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Windows Phone 7 : Using the Microphone in the Funny Repeater Application

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1/17/2012 3:53:51 PM

1. Problem

You need to use the Windows Phone 7 microphone to register your voice and reproduce it in a funny way.

2. Solution

You can use the Microphone class from the Microsoft.Xna.Framework.dll assembly and the Play method provided by the SoundEffect class.

3. How It Works

In the Microsoft.Xna.Framework.Audio namespace, the Microphone class is defined; this class provides access to the device's microphone. The Microphone class (see Figure 1 for the class diagram) has the BufferReady event that is raised at regular intervals depending on the BufferDuration setting. Within the BufferReady event handler, you can call the GetData method provided by the Microphone class in order to retrieve a portion of the registered audio buffer. This buffer has a fixed size that you can calculate by calling the GetSampleSizeInBytes method from the Microphone class.

Figure 1. The Microphone class diagram

The microphone is started by using the Start method from the Microphone class and is stopped by the Stop method. The Microphone class is sealed, so you cannot create an instance from it; you have to call the static Default property from the Microphone class, which returns an instance of the Microphone object representing the default microphone.

To play the recorded audio, you have to use the Play method provided by the SoundEffect class. Before using this method, you need to create an object from the SoundEffect class by using one of the two provided constructors. The first constructor accepts the audio buffer as a bytes array, the audio sample rate, and the number of audio channels to use during the audio playing. The second constructor accepts—in addition to those three parameters— an offset value indicating from where the audio play has to start, the count representing the amount of data to play, and loops parameters to reproduce a looping sound.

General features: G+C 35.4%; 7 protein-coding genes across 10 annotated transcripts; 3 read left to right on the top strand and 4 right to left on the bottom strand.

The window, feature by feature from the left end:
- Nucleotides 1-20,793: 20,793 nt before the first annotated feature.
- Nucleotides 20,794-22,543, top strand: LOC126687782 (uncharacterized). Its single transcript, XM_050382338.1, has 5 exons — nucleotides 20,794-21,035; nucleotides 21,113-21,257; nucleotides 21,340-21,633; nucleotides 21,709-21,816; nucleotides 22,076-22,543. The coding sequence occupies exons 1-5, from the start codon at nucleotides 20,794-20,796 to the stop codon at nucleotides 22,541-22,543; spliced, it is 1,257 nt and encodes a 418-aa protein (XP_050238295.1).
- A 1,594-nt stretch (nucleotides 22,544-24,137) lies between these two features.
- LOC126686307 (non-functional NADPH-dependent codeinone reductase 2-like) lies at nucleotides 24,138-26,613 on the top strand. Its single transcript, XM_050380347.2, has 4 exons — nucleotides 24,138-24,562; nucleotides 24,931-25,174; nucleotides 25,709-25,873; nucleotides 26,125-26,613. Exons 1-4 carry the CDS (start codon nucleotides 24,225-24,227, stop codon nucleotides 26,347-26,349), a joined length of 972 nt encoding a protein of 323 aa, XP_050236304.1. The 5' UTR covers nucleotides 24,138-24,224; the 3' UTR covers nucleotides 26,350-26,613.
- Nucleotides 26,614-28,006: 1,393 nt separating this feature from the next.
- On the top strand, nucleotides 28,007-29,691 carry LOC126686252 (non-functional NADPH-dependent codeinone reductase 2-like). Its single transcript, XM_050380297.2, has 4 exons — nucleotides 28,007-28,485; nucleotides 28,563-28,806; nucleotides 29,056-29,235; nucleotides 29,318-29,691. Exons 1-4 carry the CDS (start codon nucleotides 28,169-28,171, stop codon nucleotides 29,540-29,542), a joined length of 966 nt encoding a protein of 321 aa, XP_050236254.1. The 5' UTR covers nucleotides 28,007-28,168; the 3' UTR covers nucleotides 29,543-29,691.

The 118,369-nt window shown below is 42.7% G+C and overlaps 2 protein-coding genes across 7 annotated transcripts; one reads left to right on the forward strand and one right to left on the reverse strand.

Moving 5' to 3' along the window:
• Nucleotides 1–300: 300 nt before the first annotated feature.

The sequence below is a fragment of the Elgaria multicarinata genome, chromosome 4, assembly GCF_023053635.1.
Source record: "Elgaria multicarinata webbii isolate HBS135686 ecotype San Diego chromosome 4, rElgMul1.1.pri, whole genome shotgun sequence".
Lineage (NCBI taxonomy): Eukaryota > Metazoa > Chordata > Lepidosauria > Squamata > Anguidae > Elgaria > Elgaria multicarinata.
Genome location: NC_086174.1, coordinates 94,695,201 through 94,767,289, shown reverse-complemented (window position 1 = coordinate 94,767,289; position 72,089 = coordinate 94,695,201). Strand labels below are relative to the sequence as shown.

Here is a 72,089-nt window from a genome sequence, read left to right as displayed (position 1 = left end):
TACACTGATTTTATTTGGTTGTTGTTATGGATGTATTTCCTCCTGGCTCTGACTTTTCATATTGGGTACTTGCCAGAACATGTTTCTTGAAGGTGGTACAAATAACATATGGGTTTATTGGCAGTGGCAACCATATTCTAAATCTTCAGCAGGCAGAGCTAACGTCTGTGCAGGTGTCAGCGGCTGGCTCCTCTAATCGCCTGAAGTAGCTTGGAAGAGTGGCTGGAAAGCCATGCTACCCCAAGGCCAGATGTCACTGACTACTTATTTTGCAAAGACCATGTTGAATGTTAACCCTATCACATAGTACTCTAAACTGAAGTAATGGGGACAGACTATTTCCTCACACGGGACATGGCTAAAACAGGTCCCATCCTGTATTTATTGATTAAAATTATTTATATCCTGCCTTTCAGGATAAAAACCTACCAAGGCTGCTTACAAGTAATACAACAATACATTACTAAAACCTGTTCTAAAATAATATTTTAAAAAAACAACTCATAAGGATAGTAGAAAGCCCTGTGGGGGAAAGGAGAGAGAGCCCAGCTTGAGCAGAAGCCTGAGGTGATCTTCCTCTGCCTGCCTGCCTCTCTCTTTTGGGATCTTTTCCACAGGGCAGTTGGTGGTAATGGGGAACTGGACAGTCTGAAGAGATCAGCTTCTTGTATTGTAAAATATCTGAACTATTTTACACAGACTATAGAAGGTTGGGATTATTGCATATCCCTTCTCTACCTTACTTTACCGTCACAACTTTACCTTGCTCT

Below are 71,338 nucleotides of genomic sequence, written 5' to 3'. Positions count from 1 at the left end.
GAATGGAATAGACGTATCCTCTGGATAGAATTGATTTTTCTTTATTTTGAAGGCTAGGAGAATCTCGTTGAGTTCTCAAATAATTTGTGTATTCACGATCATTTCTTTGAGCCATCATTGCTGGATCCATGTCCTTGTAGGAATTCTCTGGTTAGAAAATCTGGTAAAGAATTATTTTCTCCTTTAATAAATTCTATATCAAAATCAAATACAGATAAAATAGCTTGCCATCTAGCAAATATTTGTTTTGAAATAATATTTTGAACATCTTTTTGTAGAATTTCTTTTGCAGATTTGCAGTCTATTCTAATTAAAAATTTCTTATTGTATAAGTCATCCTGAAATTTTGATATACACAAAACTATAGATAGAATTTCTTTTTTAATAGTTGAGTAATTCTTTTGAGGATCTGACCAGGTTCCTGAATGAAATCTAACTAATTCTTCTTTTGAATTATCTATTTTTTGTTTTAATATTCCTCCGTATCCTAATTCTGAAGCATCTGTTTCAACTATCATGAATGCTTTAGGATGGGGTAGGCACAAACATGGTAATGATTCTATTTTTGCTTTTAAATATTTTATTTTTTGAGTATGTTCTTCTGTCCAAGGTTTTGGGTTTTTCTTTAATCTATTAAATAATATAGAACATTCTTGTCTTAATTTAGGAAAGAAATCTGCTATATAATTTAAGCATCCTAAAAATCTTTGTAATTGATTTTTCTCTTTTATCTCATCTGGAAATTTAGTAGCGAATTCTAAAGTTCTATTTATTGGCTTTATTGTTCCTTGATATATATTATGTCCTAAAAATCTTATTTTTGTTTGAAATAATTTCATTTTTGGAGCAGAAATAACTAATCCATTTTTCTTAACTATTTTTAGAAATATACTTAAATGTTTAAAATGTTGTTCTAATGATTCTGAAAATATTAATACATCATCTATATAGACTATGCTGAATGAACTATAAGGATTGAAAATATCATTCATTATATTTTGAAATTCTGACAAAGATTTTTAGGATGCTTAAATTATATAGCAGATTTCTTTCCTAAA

The SoundEffect class provides a mix of static and instance methods. Among the static methods worth noting is the FromStream method, which retrieves a SoundEffect object from a stream. Among the instance methods worth noting is the CreateInstance method, which returns a SoundEffectInstance object. Before calling the Play method, you can use the CreateInstance method to return a SoundEffectInstance object and set its own 3D audio space parameters. Moreover, you can use the SoundEffectInstance object to set audio pitch, volume, and pan.

4. The Code

To demonstrate using the microphone and reproducing sound, we have created the FunnyRepeater Silverlight for Windows Phone 7 application.

In the MainPage.xaml file, you add just a single button that starts and stops the audio recording from the microphone. You use the PageTitle TextBlock control to display the recording status.

<!--ContentPanel - place additional content here-->
<Grid x:Name="ContentPanel" Grid.Row="1" Margin="12,0,12,0">
<Button x:Name="btnRecord" Click="btnRecord_Click" Content="Record" />
</Grid>


In the MainPage.xaml.cs code file, you start defining at the class level a Microphone object and some buffer data. In the MainPage constructor, you add the hook to the BufferReady event.

public partial class MainPage : PhoneApplicationPage
{
Microphone mic = Microphone.Default;
byte[] data = null;
MemoryStream audio = null;

// Constructor
public MainPage()
{
InitializeComponent();
mic.BufferReady += new EventHandler<EventArgs>(mic_BufferReady);
}


When the BufferReady event is raised, you store the provided audio buffer into a MemoryStream object. This is necessary because this event is raised at regular intervals and provides slices of audio registration. Thanks to the MemoryStream object, you can store the entire audio recording.